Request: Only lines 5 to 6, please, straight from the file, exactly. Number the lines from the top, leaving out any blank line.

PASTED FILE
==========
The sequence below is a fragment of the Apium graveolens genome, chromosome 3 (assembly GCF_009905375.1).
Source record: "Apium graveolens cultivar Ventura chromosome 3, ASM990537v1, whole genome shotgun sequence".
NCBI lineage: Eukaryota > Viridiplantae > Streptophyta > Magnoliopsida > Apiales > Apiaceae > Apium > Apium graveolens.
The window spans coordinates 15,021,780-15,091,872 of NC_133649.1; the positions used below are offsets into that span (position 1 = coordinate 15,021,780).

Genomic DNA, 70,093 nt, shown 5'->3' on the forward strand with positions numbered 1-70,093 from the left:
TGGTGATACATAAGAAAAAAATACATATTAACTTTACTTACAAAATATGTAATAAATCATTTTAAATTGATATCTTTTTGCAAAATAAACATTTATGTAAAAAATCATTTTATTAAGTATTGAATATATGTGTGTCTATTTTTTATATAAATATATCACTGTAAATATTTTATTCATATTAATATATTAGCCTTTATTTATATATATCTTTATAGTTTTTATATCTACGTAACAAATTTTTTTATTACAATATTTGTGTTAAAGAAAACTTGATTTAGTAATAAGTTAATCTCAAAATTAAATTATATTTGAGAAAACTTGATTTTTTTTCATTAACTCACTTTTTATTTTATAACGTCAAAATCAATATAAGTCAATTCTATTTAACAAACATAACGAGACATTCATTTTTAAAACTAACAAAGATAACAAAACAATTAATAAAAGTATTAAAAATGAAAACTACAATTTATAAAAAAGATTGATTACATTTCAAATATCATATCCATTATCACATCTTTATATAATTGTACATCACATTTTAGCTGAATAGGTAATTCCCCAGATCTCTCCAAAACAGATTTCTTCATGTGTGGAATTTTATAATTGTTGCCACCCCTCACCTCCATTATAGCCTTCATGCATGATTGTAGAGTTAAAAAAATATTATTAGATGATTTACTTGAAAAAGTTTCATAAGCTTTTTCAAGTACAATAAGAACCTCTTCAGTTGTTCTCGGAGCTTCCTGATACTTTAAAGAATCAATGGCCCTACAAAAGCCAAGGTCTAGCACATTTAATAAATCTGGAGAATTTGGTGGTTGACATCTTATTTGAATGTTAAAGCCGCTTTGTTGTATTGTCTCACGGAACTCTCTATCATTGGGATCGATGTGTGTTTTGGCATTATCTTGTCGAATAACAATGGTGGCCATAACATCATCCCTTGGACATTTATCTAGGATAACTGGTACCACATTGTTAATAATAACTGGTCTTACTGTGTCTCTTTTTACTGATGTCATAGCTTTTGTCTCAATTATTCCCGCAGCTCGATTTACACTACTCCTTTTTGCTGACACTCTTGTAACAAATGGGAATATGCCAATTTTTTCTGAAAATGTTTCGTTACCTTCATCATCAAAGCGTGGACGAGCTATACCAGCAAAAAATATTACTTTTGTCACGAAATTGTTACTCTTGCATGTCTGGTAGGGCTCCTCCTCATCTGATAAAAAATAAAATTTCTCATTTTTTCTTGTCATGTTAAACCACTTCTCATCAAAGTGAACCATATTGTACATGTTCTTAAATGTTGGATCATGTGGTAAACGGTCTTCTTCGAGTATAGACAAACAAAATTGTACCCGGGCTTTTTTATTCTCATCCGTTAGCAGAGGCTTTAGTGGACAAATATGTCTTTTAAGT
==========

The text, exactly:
Genomic DNA, 70,093 nt, shown 5'->3' on the forward strand with positions numbered 1-70,093 from the left:
TGGTGATACATAAGAAAAAAATACATATTAACTTTACTTACAAAATATGTAATAAATCATTTTAAATTGATATCTTTTTGCAAAATAAACATTTATGTAAAAAATCATTTTATTAAGTATTGAATATATGTGTGTCTATTTTTTATATAAATATATCACTGTAAATATTTTATTCATATTAATATATTAGCCTTTATTTATATATATCTTTATAGTTTTTATATCTACGTAACAAATTTTTTTATTACAATATTTGTGTTAAAGAAAACTTGATTTAGTAATAAGTTAATCTCAAAATTAAATTATATTTGAGAAAACTTGATTTTTTTTCATTAACTCACTTTTTATTTTATAACGTCAAAATCAATATAAGTCAATTCTATTTAACAAACATAACGAGACATTCATTTTTAAAACTAACAAAGATAACAAAACAATTAATAAAAGTATTAAAAATGAAAACTACAATTTATAAAAAAGATTGATTACATTTCAAATATCATATCCATTATCACATCTTTATATAATTGTACATCACATTTTAGCTGAATAGGTAATTCCCCAGATCTCTCCAAAACAGATTTCTTCATGTGTGGAATTTTATAATTGTTGCCACCCCTCACCTCCATTATAGCCTTCATGCATGATTGTAGAGTTAAAAAAATATTATTAGATGATTTACTTGAAAAAGTTTCATAAGCTTTTTCAAGTACAATAAGAACCTCTTCAGTTGTTCTCGGAGCTTCCTGATACTTTAAAGAATCAATGGCCCTACAAAAGCCAAGGTCTAGCACATTTAATAAATCTGGAGAATTTGGTGGTTGACATCTTATTTGAATGTTAAAGCCGCTTTGTTGTATTGTCTCACGGAACTCTCTATCATTGGGATCGATGTGTGTTTTGGCATTATCTTGTCGAATAACAATGGTGGCCATAACATCATCCCTTGGACATTTATCTAGGATAACTGGTACCACATTGTTAATAATAACTGGTCTTACTGTGTCTCTTTTTACTGATGTCATAGCTTTTGTCTCAATTATTCCCGCAGCTCGATTTACACTACTCCTTTTTGCTGACACTCTTGTAACAAATGGGAATATGCCAATTTTTTCTGAAAATGTTTCGTTACCTTCATCATCAAAGCGTGGACGAGCTATACCAGCAAAAAATATTACTTTTGTCACGAAATTGTTACTCTTGCATGTCTGGTAGGGCTCCTCCTCATCTGATAAAAAATAAAATTTCTCATTTTTTCTTGTCATGTTAAACCACTTCTCATCAAAGTGAACCATATTGTACATGTTCTTAAATGTTGGATCATGTGGTAAACGGTCTTCTTCGAGTATAGACAAACAAAATTGTACCCGGGCTTTTTTATTCTCATCCGTTAGCAGAGGCTTTAGTGGACAAATATGTCTTTTAAGT